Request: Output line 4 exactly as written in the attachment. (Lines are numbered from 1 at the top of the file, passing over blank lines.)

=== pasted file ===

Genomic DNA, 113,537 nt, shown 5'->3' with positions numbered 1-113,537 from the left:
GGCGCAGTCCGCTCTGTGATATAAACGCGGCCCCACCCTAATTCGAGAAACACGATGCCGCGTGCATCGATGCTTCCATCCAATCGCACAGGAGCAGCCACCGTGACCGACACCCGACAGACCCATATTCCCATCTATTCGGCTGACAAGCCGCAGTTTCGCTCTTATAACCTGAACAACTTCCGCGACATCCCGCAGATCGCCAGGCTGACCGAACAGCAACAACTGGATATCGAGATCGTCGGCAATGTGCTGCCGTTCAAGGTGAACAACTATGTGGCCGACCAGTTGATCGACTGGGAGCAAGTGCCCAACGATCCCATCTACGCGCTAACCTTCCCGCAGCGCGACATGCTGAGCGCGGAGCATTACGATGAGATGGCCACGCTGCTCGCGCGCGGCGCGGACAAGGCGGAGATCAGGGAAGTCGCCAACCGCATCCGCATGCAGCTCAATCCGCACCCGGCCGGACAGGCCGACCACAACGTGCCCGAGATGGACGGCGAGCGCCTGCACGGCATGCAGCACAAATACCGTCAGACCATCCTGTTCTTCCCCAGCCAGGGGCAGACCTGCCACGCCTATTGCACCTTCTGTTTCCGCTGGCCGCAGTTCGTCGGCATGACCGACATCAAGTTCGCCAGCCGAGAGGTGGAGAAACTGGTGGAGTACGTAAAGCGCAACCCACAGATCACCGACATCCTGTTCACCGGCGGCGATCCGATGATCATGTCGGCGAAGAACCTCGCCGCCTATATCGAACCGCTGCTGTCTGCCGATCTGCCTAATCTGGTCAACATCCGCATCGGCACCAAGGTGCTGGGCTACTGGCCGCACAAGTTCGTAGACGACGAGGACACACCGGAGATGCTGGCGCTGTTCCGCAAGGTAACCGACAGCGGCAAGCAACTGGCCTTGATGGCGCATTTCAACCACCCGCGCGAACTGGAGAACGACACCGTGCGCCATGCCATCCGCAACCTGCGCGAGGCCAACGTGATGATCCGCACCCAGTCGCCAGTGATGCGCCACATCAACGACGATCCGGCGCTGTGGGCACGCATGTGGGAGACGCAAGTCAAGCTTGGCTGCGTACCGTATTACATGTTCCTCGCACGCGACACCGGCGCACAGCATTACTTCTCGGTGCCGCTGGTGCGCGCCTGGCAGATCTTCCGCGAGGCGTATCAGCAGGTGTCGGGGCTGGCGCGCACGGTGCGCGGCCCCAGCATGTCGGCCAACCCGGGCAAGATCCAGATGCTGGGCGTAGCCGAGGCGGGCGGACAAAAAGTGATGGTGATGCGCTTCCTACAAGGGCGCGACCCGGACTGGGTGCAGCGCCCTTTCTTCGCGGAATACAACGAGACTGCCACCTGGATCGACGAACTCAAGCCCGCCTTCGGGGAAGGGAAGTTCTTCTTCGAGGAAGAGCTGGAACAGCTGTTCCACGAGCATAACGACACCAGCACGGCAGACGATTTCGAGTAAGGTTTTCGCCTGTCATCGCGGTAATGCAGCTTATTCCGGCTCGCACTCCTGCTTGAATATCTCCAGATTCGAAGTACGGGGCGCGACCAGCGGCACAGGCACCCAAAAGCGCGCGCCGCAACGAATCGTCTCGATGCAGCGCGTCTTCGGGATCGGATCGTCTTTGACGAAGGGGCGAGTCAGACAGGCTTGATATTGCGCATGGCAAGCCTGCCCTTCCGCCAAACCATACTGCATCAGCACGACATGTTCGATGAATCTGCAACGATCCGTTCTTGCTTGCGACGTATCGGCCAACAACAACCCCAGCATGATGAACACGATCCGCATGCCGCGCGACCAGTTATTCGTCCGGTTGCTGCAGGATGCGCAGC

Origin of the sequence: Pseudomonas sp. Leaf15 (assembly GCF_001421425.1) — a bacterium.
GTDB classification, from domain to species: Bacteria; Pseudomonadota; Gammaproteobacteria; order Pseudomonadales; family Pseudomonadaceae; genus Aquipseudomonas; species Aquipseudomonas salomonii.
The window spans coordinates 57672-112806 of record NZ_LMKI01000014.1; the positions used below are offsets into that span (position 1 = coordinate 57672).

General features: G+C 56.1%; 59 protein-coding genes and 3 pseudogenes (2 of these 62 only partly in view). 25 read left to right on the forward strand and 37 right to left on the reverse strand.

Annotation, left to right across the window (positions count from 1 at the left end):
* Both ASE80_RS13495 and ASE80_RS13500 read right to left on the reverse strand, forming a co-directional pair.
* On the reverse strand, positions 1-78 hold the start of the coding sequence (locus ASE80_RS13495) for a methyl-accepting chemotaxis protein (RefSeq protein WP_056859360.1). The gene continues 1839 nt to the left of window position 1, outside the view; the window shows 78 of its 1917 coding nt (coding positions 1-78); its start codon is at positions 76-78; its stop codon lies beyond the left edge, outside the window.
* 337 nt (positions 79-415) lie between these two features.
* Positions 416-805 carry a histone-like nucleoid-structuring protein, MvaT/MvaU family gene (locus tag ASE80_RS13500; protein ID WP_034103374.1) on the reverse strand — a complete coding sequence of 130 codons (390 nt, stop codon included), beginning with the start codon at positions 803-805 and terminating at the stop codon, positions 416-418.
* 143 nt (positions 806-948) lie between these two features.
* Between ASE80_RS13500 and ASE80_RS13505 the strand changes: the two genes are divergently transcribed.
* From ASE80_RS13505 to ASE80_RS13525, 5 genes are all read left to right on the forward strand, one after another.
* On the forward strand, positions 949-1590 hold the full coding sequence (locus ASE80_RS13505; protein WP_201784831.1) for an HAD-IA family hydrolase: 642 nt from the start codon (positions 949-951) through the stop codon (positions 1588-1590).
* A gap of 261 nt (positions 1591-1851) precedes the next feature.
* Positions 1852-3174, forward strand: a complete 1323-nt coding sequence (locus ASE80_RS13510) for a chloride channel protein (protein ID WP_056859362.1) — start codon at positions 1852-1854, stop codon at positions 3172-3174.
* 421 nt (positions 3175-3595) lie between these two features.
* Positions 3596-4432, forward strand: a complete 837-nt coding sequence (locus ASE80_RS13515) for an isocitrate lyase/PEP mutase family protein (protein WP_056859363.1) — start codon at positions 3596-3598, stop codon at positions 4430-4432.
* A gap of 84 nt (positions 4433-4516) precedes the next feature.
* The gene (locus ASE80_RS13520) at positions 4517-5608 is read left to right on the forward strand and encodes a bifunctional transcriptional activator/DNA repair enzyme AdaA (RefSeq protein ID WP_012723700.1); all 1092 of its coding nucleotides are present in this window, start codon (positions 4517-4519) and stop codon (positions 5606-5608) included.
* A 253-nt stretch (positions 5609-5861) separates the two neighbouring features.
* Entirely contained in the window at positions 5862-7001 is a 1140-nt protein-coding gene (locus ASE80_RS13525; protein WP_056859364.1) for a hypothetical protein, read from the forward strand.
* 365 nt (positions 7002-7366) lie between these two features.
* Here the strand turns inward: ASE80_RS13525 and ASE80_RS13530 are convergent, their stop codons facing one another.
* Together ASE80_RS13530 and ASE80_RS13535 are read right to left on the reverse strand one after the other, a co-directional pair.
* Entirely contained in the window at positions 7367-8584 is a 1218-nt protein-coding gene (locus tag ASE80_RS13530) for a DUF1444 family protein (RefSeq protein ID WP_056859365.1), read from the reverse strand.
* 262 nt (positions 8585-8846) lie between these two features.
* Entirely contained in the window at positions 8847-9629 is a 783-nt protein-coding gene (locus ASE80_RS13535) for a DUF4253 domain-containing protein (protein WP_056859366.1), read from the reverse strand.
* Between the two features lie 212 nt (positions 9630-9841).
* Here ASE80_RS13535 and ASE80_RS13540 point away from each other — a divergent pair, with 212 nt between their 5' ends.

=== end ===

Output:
GTDB classification, from domain to species: Bacteria; Pseudomonadota; Gammaproteobacteria; order Pseudomonadales; family Pseudomonadaceae; genus Aquipseudomonas; species Aquipseudomonas salomonii.